The 20th Biennale of Sydney, inspired by a quote from author William Gibson, is titled The future is already here—it’s just not evenly distributed. This edition will be presented at venues conceived by Stephanie Rosenthal as «embassies of thought.» An embassy traditionally functions as a state within a state: a host country characteristically allows the embassy control of a specific territory, a system that enables the occupation and creation of new spaces in other lands. Understood more as temporary settings rather than fixed locales—places as transient homes for constellations of thought—the embassies for the Biennale are: Embassy of the Real (Cockatoo Island); Embassy of Translation (Museum of Contemporary Art Australia); Embassy of Spirits (Art Gallery of New South Wales); Embassy of Non-Participation (Artspace); Embassy of Stanislaw Lem (a bookshop); Embassy of Transition (Mortuary Station), and Embassy of Disappearance (Carriageworks).
The 20th Biennale asks: If each era posits its own view of reality, what is ours? For Rosenthal, one of the key ideas this Biennale explores is how the common distinction between the virtual and the physical has become ever more elusive. A focus on «in-between spaces» is also key, in terms of our interaction with the digital world, displacement from and occupation of spaces and land, and the interconnections and overlaps between politics and financial power structures.
Performance is an integral part of this edition, presented at each embassy and elsewhere by artists including boychild, Boris Charmatz, Neha Choksi, Mette Edvardsen, Mella Jaarsma, and Justene Williams with Sydney Chamber Opera. In addition to these and other artworks presented across the embassies, in-between projects by Brown Council, Agatha Gothe-Snape, Bo Christian Larsson, Archie Moore, Oscar Murillo, and Keg de Souza are planned for locations through the city.
The Embassy of the Real provides a space for artists to explore how we perceive reality in an increasingly digitised era. Artists will consider the spaces between the virtual and physical, as well as the physicality of the human body, with major works presented by Cevdet Erek, William Forsythe, Lee Bul, Chiharu Shiota, Ming Wong and Xu Zhen (Produced by MadeIn Company).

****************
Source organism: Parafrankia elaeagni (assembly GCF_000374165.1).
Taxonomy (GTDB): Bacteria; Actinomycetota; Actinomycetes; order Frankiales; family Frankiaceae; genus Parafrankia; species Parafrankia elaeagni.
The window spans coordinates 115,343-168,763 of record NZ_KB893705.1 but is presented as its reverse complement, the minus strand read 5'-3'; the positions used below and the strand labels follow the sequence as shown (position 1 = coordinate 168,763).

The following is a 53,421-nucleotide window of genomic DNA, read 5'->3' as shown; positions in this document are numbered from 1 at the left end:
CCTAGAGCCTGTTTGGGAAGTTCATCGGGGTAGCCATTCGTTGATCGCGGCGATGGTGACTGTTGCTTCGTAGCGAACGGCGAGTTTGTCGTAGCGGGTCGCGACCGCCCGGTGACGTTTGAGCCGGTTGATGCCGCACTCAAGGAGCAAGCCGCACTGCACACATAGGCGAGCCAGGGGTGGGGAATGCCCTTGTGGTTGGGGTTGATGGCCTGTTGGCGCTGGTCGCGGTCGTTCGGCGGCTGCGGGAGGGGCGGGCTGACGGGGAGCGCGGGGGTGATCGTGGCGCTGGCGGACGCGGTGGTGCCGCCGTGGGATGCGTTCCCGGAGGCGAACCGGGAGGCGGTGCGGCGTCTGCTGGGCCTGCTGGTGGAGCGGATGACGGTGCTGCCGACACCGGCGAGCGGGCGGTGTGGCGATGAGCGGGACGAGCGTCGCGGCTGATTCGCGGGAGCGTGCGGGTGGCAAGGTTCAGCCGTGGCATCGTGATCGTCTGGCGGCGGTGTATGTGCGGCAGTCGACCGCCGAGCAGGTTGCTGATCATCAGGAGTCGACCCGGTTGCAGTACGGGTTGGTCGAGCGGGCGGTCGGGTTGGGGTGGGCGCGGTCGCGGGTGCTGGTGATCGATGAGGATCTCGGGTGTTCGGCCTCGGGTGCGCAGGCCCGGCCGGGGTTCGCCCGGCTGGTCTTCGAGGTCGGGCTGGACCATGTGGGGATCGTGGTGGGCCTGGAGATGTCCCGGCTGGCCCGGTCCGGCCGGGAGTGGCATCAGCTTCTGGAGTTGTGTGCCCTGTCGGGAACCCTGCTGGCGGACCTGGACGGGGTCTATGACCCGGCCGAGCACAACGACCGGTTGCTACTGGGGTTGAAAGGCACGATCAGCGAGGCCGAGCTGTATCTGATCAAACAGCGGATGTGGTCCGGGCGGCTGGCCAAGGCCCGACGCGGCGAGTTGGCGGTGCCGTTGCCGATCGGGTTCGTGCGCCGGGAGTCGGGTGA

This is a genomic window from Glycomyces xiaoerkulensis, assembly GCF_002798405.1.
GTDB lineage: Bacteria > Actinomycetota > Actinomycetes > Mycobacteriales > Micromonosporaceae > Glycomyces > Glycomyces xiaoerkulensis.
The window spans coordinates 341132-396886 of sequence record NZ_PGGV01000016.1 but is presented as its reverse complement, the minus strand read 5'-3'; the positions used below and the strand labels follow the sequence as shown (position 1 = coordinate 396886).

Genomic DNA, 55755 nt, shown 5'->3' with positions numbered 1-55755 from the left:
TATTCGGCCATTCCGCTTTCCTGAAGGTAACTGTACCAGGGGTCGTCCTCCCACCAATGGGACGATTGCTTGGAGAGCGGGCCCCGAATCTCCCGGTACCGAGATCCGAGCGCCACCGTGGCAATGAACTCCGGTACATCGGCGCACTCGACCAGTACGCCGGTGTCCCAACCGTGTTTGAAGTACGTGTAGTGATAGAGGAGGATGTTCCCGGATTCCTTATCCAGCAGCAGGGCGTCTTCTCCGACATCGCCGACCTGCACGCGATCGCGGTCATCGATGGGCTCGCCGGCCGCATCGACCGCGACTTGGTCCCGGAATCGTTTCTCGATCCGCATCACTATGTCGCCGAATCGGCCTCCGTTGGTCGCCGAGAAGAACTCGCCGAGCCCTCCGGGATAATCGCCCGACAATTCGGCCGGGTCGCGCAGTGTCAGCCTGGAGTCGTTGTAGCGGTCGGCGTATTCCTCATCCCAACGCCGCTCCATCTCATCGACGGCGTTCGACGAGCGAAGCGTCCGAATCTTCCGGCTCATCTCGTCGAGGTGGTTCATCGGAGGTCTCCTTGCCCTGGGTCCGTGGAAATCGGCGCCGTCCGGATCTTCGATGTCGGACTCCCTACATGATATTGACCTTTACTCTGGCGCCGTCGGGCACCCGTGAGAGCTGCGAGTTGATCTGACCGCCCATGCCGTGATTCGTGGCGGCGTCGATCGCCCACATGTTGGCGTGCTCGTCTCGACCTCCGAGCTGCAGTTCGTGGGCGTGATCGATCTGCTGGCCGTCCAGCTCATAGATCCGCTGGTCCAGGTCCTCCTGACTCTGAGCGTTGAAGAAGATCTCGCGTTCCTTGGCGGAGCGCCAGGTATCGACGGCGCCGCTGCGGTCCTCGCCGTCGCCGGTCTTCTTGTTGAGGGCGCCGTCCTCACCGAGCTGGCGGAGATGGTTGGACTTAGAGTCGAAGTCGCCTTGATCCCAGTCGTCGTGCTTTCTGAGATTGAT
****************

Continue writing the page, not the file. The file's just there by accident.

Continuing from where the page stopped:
The Embassy of Spirits explores the intersection between the spiritual and the philosophical, including works concerned with personal and religious rituals. Works presented by Sheila Hicks, Jumana Manna, Dane Mitchell, Sudarshan Shetty, Taro Shinoda, and Nyapanyapa Yunupingu can be considered in conversation with the Gallery’s rich collection of Asian and Indigenous Australian artworks.
The Embassy of Disappearance brings together works by artists exploring themes of absence and memory, including disappearing languages, histories, currencies and landscapes. Artists presenting work at this Embassy include Lauren Brincat, Yannick Dauby and Wan-Shuen Tsai, FX Harsono, Lee Mingwei, Yuta Nakamura, Otobong Nkanga, Mike Parr, Bernardo Ortiz, and Apichatpong Weerasethakul.
The Embassy of Translation presents a selection of works that contextualise historical positions, concepts and artefacts, alongside contemporary concerns and working methods. While relying on a range of different strategies, each work considers history as one material among others, restaging and reimagining it as part of the process. Artists include Nina Beier, Daniel Boyd, Noa Eshkol, Adam Linder, and Dayanita Singh.
Artist duo Karen Mirza and Brad Butler will take over the Embassy of Non-Participation, thereby considering how the act of “non-participation” might also be an active, critical position.
The Embassy of Stanislaw Lem, a project by Heman Chong, will develop out of a process of accumulation; second-hand copies of Polish science fiction author Stanislaw Lem’s books (in both English and Polish) are gathered together at a bookshop for visitors to both peruse and purchase. Artists at the Embassy of Transition engage with the cycles of life and death, as well as with rites of passage, and include works by Marco Chiandetti. (from the press release)
Sydney Biennial, Sydney, Australia, 18.03 – 05.06.2016.
Please visit here the website for the entire listing of artists and embassies and all the news involved in the upcoming exhibition.
images (cover 1) Bharti Kher, «Untitled», 2013, plaster of paris, wood, metal, 123 x 61 x 95.5 cm each statue, Courtesy the artist and Houser and Wirth, photograph Peter Beyes (2) Neha Choksi, «The Weather Inside Me (Bombay Sunset)», 2010 (detail), 9 CRT television sets, 9 dvds, 1 photograph, dimensions variable, courtesy of the Artist and Project 88, Mumbai (3) Karen Mirza and Brad Butler, «You are the Prime Minister», 2014, neon, 200 cm, courtesy of waterside contemporary, London, and Galeri Non, Istanbul (4) Jamie North, «Terraforms», 2014 (installation view), cement, marble waste, limestone, steel slag, coal ash, plastic fibre, tree fern slab, various Australian native plant species, dimensions variable, courtesy the artist and S (5) CONTACT VISCOPY FOR LICENSING, https___www.viscopy.org.au. Chiharu Shiota, «Flowing Water», 2009, thirty beds, bedding, telephones, photos, water, installation view at the Nizayama Forest Art Museum, Toyama, Japan. Photograph: Sunhi Mang.